BACKGROUND: The denial of death in Western society deprives young people of the tools to derive meaning from experiences of death and dying. Literature shows that death education may allow them to become familiar with this topic without causing negative effects. This article describes the effects of a death education course with adolescents, wherein participants were given the opportunity to meet palliative doctors and palliative psychologists at school and in a hospice, where they were able to converse with the families of the dying.METHODS: This study used mixed methods and included an evaluation of a death education intervention with longitudinal follow-up of outcomes. The course involved 87 secondary school students (experimental group) aged between 16 and 20years. We also recruited a control group of 76 similarly-aged students to observe differences. The variables we examined were: alexithymia, representation of death, value attributed to life and spirituality. These were measured with the following instruments: the Toronto Alexithymia Scale-20, the Testoni Death Representation Scale, the Personal Meaning Profile and the Spiritual Orientation Inventory, respectively. To better understand how the students perceived the experience, we asked the experimental group to answer some open-ended questions. Their answers were analysed through thematic analysis.RESULTS: The study showed that death education and the hospice experience did not produce negative effects, but rather allowed students to decrease alexithymia, improving their ability to recognise and express emotions. Thematic analysis revealed that all participants perceived the experience as very positive.CONCLUSIONS: Our findings affirm that death education programs can be successfully implemented in high schools, and that they can usefully involve local hospices and palliative care professionals, especially physicians and psychologists.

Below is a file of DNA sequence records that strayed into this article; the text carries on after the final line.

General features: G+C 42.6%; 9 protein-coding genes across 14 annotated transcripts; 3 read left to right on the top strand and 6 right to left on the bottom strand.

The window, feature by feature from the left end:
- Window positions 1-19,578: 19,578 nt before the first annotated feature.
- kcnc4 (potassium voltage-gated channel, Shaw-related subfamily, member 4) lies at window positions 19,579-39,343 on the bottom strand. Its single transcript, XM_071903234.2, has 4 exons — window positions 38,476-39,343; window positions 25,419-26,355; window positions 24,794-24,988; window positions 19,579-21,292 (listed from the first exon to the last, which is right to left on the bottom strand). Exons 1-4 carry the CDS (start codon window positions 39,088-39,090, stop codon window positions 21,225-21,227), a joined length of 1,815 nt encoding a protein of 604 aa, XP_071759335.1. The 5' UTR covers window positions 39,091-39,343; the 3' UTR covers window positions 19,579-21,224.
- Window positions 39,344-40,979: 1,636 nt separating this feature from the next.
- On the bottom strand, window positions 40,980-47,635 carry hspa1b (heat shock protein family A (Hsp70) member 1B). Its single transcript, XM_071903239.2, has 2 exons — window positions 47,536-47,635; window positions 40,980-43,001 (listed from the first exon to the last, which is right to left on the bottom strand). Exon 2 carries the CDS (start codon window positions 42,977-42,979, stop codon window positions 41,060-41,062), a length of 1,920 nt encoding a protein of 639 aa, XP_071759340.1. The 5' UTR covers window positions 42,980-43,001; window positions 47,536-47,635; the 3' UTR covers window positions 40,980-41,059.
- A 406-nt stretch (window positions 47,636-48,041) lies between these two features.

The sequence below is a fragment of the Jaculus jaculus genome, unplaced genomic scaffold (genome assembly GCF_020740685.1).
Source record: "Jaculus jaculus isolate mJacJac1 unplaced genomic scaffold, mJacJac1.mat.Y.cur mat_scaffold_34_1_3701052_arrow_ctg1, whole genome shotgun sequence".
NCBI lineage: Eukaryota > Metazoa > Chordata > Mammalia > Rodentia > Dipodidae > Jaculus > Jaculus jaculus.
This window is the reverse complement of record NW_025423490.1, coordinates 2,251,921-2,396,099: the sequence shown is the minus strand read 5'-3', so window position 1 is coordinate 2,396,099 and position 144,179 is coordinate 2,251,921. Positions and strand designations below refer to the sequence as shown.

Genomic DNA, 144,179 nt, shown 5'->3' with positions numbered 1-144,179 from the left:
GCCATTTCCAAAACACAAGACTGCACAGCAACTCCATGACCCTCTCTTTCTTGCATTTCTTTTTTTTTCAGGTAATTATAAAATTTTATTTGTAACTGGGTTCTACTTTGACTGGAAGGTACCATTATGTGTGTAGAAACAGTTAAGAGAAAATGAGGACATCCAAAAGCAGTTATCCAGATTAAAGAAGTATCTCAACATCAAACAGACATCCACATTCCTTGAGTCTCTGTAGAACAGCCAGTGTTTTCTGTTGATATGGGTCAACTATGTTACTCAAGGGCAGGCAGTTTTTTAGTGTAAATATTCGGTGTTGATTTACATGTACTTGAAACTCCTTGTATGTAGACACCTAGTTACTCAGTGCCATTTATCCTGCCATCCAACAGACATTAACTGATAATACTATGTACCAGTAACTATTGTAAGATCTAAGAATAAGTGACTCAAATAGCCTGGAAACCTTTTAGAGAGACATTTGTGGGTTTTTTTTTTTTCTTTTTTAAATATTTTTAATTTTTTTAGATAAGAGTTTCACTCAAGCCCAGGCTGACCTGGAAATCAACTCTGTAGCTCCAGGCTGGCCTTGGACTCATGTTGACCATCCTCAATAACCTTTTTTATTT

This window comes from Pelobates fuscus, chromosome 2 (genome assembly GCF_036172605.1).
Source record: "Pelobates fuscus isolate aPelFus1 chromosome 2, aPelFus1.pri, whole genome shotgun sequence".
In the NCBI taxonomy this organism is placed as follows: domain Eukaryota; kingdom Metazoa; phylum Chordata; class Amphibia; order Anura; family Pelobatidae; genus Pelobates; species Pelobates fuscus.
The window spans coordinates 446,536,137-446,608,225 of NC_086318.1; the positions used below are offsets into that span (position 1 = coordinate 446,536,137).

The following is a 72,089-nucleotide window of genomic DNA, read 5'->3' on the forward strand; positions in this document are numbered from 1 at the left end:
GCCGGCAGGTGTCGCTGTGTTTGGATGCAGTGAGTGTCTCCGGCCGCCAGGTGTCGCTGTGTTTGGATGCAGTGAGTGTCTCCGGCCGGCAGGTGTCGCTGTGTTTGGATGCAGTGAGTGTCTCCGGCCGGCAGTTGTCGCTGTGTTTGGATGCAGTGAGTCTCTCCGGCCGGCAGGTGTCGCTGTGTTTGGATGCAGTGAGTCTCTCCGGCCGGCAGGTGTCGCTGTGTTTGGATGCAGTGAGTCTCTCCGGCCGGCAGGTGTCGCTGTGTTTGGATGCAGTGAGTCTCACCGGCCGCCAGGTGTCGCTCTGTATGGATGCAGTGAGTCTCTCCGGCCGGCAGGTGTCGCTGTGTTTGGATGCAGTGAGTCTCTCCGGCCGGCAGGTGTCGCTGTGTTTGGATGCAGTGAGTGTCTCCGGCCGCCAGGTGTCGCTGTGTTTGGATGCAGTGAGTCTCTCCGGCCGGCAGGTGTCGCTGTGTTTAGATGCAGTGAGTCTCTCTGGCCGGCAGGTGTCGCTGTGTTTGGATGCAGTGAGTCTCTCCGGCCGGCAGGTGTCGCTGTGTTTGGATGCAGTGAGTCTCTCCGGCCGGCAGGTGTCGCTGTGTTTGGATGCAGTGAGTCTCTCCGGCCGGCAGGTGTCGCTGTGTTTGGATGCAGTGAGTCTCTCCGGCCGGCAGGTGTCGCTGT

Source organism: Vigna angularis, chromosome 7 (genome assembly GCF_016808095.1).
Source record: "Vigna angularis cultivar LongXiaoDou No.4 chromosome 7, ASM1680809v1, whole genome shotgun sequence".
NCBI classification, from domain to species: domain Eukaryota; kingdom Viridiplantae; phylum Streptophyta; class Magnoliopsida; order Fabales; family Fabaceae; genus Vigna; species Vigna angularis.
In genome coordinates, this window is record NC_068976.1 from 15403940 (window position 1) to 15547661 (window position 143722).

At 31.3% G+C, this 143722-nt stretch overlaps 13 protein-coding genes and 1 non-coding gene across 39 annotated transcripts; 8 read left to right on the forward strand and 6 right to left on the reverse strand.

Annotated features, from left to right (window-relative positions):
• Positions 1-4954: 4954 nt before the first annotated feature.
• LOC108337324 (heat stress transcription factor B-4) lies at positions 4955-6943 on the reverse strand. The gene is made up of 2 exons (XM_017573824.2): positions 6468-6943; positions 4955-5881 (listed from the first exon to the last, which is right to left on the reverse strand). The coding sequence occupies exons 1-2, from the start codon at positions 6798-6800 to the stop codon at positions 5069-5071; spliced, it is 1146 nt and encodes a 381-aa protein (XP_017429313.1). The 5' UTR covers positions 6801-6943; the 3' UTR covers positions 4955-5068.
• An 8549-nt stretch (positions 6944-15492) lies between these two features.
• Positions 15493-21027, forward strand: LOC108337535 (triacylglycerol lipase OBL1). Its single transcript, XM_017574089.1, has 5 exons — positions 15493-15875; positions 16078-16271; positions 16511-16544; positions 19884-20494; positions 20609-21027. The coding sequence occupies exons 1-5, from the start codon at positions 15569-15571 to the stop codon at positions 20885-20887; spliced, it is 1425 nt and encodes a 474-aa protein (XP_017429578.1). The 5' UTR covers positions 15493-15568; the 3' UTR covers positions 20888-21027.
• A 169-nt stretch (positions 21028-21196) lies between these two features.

The hospice as a learning space: a death education intervention with a group of adolescents

Testoni, Ines;Palazzo, Lorenza;Donna, Stefania;Cottone, Paolo Francesco;
2021

Abstract

BACKGROUND: The denial of death in Western society deprives young people of the tools to derive meaning from experiences of death and dying. Literature shows that death education may allow them to become familiar with this topic without causing negative effects. This article describes the effects of a death education course with adolescents, wherein participants were given the opportunity to meet palliative doctors and palliative psychologists at school and in a hospice, where they were able to converse with the families of the dying.METHODS: This study used mixed methods and included an evaluation of a death education intervention with longitudinal follow-up of outcomes. The course involved 87 secondary school students (experimental group) aged between 16 and 20years. We also recruited a control group of 76 similarly-aged students to observe differences. The variables we examined were: alexithymia, representation of death, value attributed to life and spirituality. These were measured with the following instruments: the Toronto Alexithymia Scale-20, the Testoni Death Representation Scale, the Personal Meaning Profile and the Spiritual Orientation Inventory, respectively. To better understand how the students perceived the experience, we asked the experimental group to answer some open-ended questions. Their answers were analysed through thematic analysis.RESULTS: The study showed that death education and the hospice experience did not produce negative effects, but rather allowed students to decrease alexithymia, improving their ability to recognise and express emotions. Thematic analysis revealed that all participants perceived the experience as very positive.CONCLUSIONS: Our findings affirm that death education programs can be successfully implemented in high schools, and that they can usefully involve local hospices and palliative care professionals, especially physicians and psychologists.
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Utilizza questo identificativo per citare o creare un link a questo documento: http://hdl.handle.net/11577/3388947
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